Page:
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Photo: Chesnot/Getty Images

Facebook said Thursday that it will no longer accept new political ads for the week leading up to Election Day. It will also label posts from candidates who claim victory prematurely and will direct users to the official results.

Why it matters: It's the most aggressive effort Facebook has made to date to curb manipulation in the days leading up to the U.S. election.

Details: The company says it will ban new ads — both political and issue ads — for the campaign's final week because in the final days of an election, there may not be enough time to contest misleading claims. Facebook also won't allow the content of existing ads to be edited.

  • Political and issue advertisers will be able to continue running ads they started placing before the final week leading up to Election Day, and they'll be able to adjust the targeting of those ads, but they can't alter the content in the ads.
  • The company will also add an informational label to content that seeks to delegitimize the outcome of the election. For example, a post saying lawful methods of voting may lead to fraud would be labeled. This label will provide facts about the integrity of the election and voting methods.
  • To reduce the risk of misinformation going viral, it will limit forwarding on Facebook Messenger, something the company has already started doing with its other messaging service, WhatsApp.

The tech giant will also remove posts containing misinformation about both COVID-19 and voting — the strongest step it's yet taken to curb misinformation on the virus. It will attach a link to authoritative information about COVID-19 to posts that might use COVID-19 to discourage voting.

If any candidate or campaign tries to declare victory before the final results are in, the company says it will add a label to their posts, directing users to official results as reported by Reuters.

  • It will do the same to any posts that try to delegitimize the outcome of the election.

The company says it will work closely with election officials to remove misinformation about voting.

  • It says it's going to partner with state election authorities to identify and remove false claims about polling conditions in the last 72 hours of the campaign through the voting and until the election officials have determine a clear winner.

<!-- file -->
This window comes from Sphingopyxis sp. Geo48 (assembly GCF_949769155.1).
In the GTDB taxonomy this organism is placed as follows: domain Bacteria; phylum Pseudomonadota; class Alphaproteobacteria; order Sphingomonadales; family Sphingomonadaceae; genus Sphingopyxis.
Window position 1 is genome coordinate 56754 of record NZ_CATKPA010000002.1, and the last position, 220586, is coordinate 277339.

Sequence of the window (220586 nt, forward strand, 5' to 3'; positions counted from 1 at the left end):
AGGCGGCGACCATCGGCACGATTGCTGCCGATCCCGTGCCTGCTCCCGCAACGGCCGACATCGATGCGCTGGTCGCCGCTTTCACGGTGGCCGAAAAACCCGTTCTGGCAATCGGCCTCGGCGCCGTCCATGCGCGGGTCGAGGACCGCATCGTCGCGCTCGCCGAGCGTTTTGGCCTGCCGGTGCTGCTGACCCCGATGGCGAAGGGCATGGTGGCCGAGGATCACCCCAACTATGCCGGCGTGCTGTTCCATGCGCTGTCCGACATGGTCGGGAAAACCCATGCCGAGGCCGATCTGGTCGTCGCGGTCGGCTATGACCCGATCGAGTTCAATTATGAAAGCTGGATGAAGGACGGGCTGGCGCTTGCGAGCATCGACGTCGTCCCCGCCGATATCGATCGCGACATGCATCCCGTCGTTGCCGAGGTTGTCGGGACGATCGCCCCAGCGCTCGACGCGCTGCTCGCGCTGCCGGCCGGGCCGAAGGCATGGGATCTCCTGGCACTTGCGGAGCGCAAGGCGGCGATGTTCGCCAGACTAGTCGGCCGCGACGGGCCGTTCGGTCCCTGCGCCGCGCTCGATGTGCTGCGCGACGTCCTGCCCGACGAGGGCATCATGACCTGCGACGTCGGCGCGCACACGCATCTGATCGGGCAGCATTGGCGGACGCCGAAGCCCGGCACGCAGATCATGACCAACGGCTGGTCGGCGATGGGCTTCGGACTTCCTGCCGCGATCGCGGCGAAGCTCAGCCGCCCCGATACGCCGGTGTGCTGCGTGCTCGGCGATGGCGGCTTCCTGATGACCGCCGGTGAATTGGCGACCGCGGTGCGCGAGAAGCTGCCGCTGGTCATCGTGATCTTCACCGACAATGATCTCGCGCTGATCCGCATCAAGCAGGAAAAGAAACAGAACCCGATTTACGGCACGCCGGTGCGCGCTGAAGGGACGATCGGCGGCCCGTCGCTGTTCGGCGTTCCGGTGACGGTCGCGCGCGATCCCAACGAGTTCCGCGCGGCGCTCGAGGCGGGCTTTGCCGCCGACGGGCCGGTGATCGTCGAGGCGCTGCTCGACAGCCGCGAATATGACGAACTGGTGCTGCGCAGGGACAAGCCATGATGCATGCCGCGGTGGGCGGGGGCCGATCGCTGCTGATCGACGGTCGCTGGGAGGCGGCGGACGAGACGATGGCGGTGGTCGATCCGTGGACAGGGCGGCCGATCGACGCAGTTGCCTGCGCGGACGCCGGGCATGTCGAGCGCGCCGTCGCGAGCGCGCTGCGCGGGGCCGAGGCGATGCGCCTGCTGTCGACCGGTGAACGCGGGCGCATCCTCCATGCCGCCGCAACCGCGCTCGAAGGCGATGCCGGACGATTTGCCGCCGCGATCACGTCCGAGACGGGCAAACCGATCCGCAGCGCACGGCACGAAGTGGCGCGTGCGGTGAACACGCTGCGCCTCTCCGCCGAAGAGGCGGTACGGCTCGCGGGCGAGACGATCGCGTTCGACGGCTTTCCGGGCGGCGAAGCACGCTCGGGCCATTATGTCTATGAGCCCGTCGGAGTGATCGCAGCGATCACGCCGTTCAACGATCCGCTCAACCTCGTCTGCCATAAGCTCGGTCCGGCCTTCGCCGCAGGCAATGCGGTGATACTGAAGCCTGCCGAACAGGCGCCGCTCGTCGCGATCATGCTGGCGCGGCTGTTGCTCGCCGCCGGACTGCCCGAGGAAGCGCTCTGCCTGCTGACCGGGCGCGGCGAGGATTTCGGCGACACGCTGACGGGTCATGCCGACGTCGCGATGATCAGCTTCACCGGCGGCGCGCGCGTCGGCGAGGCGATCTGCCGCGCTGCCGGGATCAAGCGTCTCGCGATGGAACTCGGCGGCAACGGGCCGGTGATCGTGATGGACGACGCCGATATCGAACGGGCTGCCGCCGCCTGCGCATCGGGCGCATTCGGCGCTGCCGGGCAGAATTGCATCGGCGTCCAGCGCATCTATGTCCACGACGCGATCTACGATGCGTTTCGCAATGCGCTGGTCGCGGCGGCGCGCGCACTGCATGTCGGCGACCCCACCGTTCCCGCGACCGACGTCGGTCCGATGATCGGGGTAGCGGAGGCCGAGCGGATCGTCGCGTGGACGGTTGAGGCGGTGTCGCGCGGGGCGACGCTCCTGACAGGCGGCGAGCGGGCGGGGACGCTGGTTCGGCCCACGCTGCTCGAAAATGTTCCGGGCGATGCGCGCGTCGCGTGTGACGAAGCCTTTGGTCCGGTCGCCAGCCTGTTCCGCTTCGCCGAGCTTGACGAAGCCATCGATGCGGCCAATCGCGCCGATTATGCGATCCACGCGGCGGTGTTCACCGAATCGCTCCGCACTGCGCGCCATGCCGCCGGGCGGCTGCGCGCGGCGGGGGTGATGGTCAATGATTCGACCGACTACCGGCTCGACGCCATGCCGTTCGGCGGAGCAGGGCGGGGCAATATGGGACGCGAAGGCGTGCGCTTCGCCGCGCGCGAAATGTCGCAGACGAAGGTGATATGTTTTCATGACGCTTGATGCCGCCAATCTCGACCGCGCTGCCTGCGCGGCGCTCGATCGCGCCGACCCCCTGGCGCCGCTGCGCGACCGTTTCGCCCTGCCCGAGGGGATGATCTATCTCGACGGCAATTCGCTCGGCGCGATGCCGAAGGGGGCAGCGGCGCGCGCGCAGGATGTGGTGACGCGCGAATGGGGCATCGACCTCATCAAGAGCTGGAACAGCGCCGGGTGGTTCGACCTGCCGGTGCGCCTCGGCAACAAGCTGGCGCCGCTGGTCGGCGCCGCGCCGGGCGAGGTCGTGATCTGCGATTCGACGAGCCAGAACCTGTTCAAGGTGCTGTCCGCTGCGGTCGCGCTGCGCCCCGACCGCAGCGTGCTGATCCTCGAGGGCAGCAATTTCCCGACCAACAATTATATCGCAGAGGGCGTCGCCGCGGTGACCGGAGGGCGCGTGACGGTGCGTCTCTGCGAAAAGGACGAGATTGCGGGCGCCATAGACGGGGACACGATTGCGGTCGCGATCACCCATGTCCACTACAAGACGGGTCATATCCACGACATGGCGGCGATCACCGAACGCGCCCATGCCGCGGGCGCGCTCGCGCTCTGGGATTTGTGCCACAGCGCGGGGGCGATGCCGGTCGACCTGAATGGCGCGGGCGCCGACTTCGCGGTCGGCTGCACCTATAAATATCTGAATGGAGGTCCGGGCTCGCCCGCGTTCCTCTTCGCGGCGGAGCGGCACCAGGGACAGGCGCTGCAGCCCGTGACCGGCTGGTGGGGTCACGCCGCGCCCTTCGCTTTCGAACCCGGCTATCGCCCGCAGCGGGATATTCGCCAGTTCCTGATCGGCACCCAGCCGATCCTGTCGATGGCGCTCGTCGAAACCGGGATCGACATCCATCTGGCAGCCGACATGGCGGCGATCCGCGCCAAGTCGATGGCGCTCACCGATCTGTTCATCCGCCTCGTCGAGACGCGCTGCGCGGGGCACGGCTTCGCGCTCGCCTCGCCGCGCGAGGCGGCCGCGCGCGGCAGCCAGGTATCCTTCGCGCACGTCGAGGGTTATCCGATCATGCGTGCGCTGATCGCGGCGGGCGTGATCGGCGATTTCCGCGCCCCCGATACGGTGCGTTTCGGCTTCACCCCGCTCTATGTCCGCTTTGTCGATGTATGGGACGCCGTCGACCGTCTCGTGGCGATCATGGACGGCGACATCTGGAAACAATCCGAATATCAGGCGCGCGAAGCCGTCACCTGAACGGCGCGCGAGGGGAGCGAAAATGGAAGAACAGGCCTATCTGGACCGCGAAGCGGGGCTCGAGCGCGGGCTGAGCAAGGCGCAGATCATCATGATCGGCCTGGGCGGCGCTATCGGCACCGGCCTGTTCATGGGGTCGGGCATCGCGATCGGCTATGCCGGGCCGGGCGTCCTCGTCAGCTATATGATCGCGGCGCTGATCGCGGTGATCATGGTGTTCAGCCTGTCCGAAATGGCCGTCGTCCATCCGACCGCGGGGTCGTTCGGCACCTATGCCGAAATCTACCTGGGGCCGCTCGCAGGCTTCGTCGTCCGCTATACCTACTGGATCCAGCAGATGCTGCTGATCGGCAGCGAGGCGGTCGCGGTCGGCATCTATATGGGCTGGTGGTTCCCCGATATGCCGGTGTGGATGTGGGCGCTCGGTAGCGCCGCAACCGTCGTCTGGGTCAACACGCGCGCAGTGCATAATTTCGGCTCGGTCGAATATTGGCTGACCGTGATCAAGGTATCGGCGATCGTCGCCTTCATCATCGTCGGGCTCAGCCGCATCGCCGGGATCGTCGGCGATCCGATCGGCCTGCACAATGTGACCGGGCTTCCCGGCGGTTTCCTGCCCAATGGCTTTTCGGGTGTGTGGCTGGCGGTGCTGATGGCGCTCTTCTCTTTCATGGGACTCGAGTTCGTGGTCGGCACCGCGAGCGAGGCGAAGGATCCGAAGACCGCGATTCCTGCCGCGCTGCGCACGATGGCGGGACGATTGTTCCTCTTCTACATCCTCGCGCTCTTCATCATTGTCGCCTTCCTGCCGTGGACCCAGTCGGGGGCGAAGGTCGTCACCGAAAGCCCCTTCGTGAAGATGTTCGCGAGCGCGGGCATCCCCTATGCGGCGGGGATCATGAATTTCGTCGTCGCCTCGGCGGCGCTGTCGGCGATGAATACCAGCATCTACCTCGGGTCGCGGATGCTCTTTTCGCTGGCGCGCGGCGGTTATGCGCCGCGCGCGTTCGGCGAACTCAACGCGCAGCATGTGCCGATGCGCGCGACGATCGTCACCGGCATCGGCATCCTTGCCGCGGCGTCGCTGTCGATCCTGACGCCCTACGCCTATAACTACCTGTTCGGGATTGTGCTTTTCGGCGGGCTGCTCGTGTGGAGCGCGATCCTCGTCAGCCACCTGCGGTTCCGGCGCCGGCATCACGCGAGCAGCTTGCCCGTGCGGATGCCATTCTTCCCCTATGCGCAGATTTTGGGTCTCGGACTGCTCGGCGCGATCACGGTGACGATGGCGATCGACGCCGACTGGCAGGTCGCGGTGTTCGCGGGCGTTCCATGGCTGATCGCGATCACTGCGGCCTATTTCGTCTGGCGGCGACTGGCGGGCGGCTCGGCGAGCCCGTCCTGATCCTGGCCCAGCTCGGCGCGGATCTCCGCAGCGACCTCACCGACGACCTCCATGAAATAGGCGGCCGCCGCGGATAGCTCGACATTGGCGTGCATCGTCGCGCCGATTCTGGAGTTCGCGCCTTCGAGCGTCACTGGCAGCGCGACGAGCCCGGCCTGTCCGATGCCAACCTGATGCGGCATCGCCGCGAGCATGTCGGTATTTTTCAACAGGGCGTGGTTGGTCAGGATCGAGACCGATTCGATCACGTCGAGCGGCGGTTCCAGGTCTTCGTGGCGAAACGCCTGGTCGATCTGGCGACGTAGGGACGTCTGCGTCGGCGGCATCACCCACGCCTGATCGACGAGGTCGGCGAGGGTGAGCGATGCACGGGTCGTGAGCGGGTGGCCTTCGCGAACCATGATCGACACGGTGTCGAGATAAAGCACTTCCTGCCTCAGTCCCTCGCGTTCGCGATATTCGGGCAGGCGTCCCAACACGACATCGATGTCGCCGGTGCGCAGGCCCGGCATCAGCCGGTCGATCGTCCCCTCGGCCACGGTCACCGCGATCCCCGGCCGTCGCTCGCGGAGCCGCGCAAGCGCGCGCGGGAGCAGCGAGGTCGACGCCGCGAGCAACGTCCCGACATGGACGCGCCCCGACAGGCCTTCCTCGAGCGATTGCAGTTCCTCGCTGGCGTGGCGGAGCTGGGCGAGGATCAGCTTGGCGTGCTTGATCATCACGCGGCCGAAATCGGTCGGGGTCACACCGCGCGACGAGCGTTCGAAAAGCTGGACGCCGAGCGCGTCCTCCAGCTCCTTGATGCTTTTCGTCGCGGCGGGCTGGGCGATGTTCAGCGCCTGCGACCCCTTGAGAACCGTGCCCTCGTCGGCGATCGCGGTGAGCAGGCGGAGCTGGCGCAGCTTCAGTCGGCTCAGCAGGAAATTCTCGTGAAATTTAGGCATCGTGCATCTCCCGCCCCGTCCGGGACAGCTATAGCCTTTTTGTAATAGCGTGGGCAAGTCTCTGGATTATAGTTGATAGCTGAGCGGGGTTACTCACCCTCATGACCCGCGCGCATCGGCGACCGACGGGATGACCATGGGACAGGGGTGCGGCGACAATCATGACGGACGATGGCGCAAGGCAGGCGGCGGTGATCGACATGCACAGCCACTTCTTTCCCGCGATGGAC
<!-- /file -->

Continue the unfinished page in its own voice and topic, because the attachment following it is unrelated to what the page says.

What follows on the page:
The big picture: Experts fear a tidal wave of misinformation on Facebook and other tech platforms before, during and after the election could impact the public's trust and participation in the democratic process.

  • Efforts to manipulate the 2016 election by foreign and domestic actors went largely unnoticed four years ago. Now, tech companies and national security experts are trying desperately to get ahead of potential threats to election integrity.

What's next: Facebook says it will put authoritative information from its Voting Information Center at the top of Facebook and Instagram "starting soon" through Election Day.

  • This will include video tutorials on how to vote by mail and information on deadlines for registering and voting in your state. 
  • Messages in the Voting Information Center will prepare visitors for the possibility that official results may take time to be tallied and might not be available election night.

Go deeper

When and how to vote in all 50 states

Expand chart
Data: RepresentUS; Note: Montana has told counties they can opt into universal vote-by-mail; Map: Naema Ahmed/Axios

Millions of Americans who normally vote in person on election day will turn to early voting or mail-in ballots this fall — but that only works if you understand your state's election rules, deadlines and how to ensure your vote is counted.

Driving the news: Axios is launching an interactive resource, built on research by RepresentUs, a nonpartisan election reform group, to help voters across the country to get the information they need.

Jun 30, 2020 - Technology

Tech finally begins a crackdown on Trump

Illustration: Eniola Odetunde/Axios

Social media giants are no longer giving Donald Trump, his supporters and the alt-right a free pass for inflammatory or misleading speech online.

Why it matters: For years, President Trump and far-right extremists have relied on the loose content policies of tech platforms to reach millions of Americans unfiltered. Ahead of the 2020 election, social media may be turning down the volume on Trump's online megaphone.

Bryan Walsh, author of Future
Nov 7, 2020 - Politics & Policy

Why we struggle with the election expectations game

Illustration: Eniola Odetunde/Axios

Joe Biden appears close to an electoral win that will likely be narrower than election forecasts projected, and the initial sense that he underperformed expectations, which were themselves off base, could color his election and perhaps his presidency.

The big picture: We can't help but judge events based on whether they exceed or fall short of our expectations for them — but those expectations often aren't grounded in reality.